The ACGME recently formally increased its work-hour limits for resident physicians, a change that was widely covered in the press.| This decision has also been significantly misreported.  While it may seem like all residents will now work for longer hours, in reality, only first-year interns will be allowed to work longer 24-hour shifts, where the previous maximum was 16 ...

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It was 5:30 a.m., and I could barely contain my excitement. I was almost done with my clinical rotations. I had worked tirelessly to improve my medical knowledge and spent hours mastering my clinical skills. Now, as I was nearing the end of my third year of medical school, I felt more than ready for what lay ahead. I walked into my patient’s room. As she slept, I examined the lines and ...

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sonder - noun. the realization that each random passerby is living a life as vivid and complex as your own.” – from the "Dictionary of Obscure Sorrows," a compendium of invented words written by John Koenig. I followed the chaplain into the patient briefing room, not quite sure what to expect. The room was dimly lit. The overhead lights were off, and only one small lamp gave off a weak glow, with ...

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He could not stand Legs weak from the wasting effects of a cruel disease Stripping him of his manhood Denying him his future He could not eat His mouth cracked and dry Saliva having made an untimely exit from his personhood Unable to return again He could no longer dream He would say As I stared at him Longing to do more than hope that his pain patch Would lessen the pain of not just dying but of knowing one is dying. When ...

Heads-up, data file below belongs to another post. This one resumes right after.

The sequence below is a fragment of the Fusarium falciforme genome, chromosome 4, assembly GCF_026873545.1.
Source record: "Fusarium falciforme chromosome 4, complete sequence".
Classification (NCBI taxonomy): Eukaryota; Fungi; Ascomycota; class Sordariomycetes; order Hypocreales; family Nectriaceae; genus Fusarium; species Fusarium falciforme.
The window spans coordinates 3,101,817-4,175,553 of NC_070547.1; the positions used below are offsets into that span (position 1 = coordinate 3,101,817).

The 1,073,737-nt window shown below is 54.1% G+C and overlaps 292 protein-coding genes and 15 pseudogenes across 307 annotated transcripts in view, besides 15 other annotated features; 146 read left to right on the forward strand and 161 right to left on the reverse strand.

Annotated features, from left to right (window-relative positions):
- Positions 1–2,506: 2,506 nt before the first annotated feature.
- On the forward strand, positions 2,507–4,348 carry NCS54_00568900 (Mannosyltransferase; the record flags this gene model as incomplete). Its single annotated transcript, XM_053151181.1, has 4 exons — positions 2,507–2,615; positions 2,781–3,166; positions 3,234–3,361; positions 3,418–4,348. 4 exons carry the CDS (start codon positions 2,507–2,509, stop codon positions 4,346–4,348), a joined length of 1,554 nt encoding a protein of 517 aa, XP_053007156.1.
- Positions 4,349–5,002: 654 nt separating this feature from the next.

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As I turn off my laptop after taking notes for two consecutive hours on microcytic anemia and pack my pens and papers, millions of thoughts come to my mind. Only yesterday, we finished our microbiology exam. Bacteria, viruses, parasites and fungi mnemonics are still in my mind, many of which I forgot what they refer to. The microbiology exam finished, and another challenge is on the way. Everyone faces challenges and bumps ...

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I pulled on my white coat and straightened my tie before walking into the patient room with my supervising physician, Dr. H. Our patient was a teenage boy with autism, and Dr. H let me take the lead. Towards the end of the visit I asked, as I always do, “Do you have any questions for me?” He had not made eye contact with me throughout the visit, which can ...

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I’ll be honest, when I first matriculated into medical school, I didn’t even know what a USMLE Step exam or clinical clerkship was. In fact, the first time I ever heard of them was from another applicant on the interview trail. I have always been a take-it-one-step-at-a-time type of person, but eventually, I would have to succumb to the pressure and ask upperclassmen about the exam. And what did they ...

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On my first trauma shift as a fourth-year medical student, a young, disheveled man with blood-soaked pants hobbled into the emergency department. Wincing in pain, he offered me a bizarre history of being shot in the leg by a nail gun that went off after he dropped it on some stairs while helping a friend move. He lifted his right pant leg and removed the bloody, tattered bandana wrapped around ...

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I have fond memories of my first class in the anatomy laboratory. It was the Monday of my first week at medical school. I’d spent the last night pouring over my newly purchased anatomy textbooks. I wondered how I would ever appreciate the countless anatomical details of the human body. But as I stood around the benches with a body donor, everything changed. Suddenly all the organs, vessels and tissues ...

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This May, I will graduate from medical school. I will also be part of the first group of medical students to graduate from its new Literature and Medicine track. To me and the other participants, this has been one of the most important components of our medical education. In many ways, it has kept us grounded, serving as a constant reminder that there are experiences different from our own. We know ...

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